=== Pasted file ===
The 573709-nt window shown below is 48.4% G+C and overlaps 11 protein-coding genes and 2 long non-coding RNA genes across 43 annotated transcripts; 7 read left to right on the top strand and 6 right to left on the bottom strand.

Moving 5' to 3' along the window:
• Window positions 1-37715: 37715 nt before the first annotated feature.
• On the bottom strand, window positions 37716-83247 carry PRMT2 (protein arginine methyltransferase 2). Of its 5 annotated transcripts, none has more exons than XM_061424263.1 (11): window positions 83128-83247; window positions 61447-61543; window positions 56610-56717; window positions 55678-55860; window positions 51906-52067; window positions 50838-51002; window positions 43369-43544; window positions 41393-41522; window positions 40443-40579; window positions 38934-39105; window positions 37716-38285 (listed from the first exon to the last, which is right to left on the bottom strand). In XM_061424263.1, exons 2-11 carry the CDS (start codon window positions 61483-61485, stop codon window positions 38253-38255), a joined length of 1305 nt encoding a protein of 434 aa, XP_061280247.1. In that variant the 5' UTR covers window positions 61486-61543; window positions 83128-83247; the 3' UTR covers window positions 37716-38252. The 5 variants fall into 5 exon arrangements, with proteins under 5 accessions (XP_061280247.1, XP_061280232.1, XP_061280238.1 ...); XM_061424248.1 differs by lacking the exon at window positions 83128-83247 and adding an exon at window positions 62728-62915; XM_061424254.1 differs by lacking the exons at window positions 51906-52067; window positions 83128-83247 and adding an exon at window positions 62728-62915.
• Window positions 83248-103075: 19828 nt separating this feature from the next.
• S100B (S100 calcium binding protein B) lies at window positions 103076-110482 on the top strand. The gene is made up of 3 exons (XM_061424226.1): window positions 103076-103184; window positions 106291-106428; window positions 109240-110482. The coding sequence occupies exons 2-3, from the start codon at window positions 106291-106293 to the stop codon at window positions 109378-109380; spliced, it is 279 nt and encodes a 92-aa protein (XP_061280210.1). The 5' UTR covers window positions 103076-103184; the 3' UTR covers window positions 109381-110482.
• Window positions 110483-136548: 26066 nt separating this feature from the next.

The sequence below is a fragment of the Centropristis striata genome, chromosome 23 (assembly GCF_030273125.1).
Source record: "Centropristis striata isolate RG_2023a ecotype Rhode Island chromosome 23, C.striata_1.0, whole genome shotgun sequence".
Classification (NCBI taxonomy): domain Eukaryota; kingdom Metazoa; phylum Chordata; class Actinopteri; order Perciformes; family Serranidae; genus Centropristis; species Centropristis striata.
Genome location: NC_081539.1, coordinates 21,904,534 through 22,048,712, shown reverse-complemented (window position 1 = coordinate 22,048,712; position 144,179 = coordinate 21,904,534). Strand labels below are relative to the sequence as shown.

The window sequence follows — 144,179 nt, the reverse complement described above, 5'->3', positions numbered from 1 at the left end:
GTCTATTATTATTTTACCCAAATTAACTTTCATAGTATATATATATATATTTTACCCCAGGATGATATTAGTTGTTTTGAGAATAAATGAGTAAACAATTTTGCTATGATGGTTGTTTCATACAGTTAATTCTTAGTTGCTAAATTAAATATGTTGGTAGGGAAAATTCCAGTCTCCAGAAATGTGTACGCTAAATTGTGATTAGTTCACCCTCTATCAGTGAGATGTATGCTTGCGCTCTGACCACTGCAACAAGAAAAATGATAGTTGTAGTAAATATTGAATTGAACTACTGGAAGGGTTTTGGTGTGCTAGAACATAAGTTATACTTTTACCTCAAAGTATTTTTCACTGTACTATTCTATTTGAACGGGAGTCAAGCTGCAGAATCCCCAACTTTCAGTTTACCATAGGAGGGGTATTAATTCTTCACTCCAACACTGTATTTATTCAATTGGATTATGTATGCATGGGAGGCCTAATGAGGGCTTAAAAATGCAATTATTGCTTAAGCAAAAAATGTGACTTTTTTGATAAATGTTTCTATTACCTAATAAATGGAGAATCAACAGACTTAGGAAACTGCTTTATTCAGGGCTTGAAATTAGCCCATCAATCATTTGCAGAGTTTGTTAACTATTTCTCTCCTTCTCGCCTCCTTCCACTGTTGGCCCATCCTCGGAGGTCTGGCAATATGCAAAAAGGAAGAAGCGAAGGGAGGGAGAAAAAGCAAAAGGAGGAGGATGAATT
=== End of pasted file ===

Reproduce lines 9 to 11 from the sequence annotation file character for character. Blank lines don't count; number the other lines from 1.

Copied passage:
Source record: "Centropristis striata isolate RG_2023a ecotype Rhode Island chromosome 23, C.striata_1.0, whole genome shotgun sequence".
Classification (NCBI taxonomy): domain Eukaryota; kingdom Metazoa; phylum Chordata; class Actinopteri; order Perciformes; family Serranidae; genus Centropristis; species Centropristis striata.
Genome location: NC_081539.1, coordinates 21,904,534 through 22,048,712, shown reverse-complemented (window position 1 = coordinate 22,048,712; position 144,179 = coordinate 21,904,534). Strand labels below are relative to the sequence as shown.